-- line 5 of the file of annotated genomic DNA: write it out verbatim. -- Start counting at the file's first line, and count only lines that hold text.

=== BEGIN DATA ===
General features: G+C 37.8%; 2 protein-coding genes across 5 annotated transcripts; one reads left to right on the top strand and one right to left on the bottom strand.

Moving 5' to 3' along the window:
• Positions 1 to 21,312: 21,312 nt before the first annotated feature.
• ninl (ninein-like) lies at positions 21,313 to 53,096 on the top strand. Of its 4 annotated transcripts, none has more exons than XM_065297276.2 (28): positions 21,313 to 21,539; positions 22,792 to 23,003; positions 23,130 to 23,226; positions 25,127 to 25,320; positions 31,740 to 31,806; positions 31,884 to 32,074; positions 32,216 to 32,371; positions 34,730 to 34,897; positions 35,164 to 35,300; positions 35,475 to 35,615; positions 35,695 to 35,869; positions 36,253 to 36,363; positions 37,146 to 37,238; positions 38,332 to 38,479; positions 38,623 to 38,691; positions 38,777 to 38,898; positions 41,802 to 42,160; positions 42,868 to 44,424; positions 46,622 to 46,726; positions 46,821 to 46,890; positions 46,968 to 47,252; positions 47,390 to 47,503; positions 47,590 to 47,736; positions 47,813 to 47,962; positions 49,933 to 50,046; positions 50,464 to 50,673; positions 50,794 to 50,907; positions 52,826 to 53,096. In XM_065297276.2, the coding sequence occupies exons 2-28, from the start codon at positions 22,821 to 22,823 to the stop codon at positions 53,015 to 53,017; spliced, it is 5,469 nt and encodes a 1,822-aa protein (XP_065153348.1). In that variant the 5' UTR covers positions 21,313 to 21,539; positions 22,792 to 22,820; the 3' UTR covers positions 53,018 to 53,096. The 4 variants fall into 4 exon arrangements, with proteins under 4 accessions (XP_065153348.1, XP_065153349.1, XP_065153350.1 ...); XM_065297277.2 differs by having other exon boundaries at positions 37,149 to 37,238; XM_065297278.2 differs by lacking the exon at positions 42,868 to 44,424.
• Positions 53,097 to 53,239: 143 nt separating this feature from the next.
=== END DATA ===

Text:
• Positions 53,097 to 53,239: 143 nt separating this feature from the next.